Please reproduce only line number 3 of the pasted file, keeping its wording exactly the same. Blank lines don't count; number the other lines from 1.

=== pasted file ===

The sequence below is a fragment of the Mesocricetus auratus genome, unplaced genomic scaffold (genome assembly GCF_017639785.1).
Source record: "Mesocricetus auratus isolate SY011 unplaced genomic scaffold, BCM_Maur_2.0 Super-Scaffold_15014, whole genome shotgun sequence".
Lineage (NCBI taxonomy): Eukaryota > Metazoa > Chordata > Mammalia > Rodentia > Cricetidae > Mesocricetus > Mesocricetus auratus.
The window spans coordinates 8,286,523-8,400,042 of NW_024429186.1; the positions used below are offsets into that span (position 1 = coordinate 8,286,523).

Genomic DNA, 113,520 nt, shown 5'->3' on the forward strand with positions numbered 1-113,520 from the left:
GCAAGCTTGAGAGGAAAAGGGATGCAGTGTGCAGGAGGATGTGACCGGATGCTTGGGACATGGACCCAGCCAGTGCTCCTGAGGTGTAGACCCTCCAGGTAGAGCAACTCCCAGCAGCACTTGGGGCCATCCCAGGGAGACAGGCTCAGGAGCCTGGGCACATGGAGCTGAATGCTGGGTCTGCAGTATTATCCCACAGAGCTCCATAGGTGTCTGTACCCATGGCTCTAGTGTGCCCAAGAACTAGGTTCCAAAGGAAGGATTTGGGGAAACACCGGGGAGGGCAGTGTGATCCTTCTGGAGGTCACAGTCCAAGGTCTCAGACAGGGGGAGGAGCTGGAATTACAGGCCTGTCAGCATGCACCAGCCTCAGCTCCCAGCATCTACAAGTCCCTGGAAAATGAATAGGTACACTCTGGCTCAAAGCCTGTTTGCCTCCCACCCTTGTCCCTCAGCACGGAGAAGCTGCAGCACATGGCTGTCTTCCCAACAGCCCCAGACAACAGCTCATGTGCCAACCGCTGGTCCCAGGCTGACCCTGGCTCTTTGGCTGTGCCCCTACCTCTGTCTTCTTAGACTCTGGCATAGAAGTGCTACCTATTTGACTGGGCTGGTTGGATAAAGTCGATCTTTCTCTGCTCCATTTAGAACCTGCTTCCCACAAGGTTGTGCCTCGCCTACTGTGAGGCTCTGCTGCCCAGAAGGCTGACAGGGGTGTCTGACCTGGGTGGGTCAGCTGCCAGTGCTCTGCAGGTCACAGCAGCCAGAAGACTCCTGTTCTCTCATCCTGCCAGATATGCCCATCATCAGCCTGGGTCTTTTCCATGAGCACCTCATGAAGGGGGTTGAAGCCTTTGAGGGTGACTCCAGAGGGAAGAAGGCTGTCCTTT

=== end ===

Lineage (NCBI taxonomy): Eukaryota > Metazoa > Chordata > Mammalia > Rodentia > Cricetidae > Mesocricetus > Mesocricetus auratus.